Saturday, November 27, 2010

Bulbing Session

Last night I took more pictures on my Holga than my dSLR. When I downloaded my the pictures in my PC I realized I only took 31 shots. I might have taken more but I usually delete the unwanted ones.

I shot 2 rolls of 120 films. That’s 24 prints, and that’s a lot in Holga Standards. 

Friday 004

Friday 007

Holga Bokeh

My 2 1/2 year old Holga is enjoying itself sitting on top of a tripod.

I learned the basics of photography with it actually. It’s got a focal point of 60mm (supposedly) aperture of shutter speed of 1:8 (apparently) and f/13 (presumably). But really it is more like guesswork. Due to the uncoupled lens and view finder, the focal point becomes merely a “reference” for focusing. One must shoot with the “centre slightly to the right”. Shutter speed is fixed but you can keep it open to infinity and beyond with bulb mode. The aperture is a joke. It’s supposed to have Cloudy (f/13) and Sunny (f/20) but it is really just an added decoration.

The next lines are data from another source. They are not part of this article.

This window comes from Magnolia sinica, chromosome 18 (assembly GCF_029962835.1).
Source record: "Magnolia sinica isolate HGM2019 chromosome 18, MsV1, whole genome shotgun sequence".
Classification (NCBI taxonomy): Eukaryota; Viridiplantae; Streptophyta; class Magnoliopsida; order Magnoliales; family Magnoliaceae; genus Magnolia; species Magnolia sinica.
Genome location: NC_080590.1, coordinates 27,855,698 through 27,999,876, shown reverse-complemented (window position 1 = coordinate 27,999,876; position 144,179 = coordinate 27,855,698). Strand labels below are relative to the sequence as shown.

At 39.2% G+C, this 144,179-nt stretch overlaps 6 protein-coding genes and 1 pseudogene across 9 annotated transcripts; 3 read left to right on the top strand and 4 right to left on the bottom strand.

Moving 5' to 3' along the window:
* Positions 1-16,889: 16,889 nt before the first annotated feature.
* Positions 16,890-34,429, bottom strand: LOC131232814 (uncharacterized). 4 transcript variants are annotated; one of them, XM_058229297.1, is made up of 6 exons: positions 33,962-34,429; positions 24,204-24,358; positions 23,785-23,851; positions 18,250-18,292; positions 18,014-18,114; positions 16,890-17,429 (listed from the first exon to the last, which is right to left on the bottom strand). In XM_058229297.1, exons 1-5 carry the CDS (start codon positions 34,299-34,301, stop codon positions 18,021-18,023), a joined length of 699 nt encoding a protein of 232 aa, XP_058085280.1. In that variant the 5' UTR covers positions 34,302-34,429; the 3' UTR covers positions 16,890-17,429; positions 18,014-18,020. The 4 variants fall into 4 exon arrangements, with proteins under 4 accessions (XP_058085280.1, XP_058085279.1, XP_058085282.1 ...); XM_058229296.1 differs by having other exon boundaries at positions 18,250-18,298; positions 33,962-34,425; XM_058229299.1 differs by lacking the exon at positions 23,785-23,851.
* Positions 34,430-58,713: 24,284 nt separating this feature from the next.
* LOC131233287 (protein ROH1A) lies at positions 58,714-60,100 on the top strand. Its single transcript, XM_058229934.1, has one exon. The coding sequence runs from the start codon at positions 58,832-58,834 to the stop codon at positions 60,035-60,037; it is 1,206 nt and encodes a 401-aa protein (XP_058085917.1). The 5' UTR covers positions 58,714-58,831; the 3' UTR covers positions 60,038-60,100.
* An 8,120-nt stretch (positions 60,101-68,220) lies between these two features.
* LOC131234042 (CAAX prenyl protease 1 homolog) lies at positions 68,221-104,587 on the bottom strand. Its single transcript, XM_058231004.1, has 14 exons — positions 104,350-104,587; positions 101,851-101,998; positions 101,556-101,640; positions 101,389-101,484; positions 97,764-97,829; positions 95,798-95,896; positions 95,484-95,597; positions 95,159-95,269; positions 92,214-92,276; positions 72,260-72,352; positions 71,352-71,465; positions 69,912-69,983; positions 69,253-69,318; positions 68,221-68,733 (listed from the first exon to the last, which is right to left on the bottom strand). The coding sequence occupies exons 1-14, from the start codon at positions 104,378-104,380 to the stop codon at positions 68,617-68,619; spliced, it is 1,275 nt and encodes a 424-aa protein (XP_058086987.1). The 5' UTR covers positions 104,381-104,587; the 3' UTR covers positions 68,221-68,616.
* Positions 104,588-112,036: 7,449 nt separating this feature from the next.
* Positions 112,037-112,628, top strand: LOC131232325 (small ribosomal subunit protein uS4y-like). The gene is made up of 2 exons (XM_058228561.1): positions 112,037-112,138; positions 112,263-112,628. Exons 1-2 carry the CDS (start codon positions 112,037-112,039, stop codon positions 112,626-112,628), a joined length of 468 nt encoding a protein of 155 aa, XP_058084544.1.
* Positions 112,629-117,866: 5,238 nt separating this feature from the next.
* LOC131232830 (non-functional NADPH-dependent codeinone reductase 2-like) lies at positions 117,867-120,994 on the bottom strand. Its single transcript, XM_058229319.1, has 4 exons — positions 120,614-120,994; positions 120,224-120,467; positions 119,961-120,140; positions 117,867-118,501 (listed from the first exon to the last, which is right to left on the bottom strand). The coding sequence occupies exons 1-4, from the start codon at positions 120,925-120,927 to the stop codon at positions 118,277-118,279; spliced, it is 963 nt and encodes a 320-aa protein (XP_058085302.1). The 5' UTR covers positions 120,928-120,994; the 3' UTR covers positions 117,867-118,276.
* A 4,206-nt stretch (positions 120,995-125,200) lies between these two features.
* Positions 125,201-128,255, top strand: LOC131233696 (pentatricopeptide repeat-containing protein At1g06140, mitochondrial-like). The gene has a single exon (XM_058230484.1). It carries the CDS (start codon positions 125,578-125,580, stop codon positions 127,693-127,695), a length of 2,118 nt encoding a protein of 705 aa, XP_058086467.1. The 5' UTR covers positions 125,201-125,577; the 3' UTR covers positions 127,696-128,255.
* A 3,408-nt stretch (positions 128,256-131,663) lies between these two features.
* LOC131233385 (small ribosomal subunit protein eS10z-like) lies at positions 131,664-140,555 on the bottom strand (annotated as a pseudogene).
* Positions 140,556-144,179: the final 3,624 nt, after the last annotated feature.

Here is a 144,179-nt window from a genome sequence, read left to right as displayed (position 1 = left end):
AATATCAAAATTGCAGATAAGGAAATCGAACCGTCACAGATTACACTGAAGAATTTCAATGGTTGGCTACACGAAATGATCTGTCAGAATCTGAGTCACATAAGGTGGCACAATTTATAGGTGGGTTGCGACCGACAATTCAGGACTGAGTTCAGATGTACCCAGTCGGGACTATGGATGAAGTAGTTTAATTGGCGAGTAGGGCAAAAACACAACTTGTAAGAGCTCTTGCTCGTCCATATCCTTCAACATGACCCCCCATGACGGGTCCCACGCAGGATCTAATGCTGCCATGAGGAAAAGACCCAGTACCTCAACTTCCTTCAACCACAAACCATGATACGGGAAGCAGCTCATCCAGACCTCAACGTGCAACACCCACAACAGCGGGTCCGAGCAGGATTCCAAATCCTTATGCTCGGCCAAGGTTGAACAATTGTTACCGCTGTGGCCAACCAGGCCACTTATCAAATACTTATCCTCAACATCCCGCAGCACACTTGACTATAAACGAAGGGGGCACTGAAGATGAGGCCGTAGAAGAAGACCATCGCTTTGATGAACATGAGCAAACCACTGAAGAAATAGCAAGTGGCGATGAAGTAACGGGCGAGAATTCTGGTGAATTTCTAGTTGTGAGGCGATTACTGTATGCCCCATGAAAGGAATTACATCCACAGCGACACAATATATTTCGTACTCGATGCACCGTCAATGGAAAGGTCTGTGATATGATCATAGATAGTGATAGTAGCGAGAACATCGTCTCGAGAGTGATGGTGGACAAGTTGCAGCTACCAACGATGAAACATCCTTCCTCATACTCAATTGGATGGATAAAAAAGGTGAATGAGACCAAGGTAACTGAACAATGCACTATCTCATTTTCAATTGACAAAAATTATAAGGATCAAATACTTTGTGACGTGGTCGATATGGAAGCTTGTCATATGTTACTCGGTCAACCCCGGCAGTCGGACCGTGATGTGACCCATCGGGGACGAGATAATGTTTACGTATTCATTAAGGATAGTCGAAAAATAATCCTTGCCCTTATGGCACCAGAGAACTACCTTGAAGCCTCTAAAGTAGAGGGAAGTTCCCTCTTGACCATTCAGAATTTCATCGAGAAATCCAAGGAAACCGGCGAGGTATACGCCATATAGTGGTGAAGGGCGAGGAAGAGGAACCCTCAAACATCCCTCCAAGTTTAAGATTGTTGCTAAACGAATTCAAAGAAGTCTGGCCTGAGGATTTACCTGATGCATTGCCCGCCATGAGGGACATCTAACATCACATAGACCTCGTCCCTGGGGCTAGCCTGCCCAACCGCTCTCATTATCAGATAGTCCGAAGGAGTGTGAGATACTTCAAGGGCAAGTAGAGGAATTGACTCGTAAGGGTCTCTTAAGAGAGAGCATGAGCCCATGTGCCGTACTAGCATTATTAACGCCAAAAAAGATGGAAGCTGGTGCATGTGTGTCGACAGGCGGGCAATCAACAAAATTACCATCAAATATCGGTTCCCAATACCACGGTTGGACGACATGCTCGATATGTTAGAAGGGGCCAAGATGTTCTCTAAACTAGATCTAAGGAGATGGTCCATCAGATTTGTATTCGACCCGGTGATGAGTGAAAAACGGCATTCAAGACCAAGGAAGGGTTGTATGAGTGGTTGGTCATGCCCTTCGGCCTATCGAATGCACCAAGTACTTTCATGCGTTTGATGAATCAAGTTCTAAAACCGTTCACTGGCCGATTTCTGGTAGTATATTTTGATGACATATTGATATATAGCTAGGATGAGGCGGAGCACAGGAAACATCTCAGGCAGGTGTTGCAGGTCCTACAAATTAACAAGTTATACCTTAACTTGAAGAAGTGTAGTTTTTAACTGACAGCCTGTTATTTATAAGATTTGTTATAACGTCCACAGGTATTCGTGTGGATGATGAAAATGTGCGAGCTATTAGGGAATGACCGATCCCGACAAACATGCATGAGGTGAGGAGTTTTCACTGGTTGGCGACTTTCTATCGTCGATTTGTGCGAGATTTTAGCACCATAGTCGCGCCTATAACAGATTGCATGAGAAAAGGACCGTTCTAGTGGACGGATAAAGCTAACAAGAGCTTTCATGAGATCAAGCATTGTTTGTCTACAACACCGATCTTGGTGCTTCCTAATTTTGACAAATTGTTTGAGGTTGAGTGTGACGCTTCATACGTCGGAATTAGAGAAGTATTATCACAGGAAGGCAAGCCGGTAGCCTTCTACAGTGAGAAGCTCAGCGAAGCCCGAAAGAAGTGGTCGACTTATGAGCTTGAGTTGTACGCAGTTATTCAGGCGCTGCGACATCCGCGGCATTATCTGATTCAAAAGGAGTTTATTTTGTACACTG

I always get weird pictures, but never unwanted ones. My Holga have a mind and mood of its own.

Inside Bus 7

Light Chaos

Waiting for Bus 7

One of those handleld shots


  1. Beautiful pictures!

    I like Holga for the exact same reason. It gives unexpected results. I'd say I've got a whole lot better good photo -ratio with my Holga than with my dSLR, there's just some magic in there. I think the lack of controls and relatively limited number of shots per roll are the things that make it so special. You have to think, but not too much. You have time to focus on the concept and the composition.

    I'll have to keep an eye on your blog. It looks very interesting. And has a very nice layout btw.

    Best regards

  2. Hi Antti, I've been following your blog in my reader too! Kinda stalking very very cool holga blogs.

    I had my Holga before I ever had my first digicam actually, and even with 2 plus years I still can't predict it's mood. So yeah, I had to learn the hard way too, all manual auto nothing, with a weird film format.

    Cheers and thanks again!


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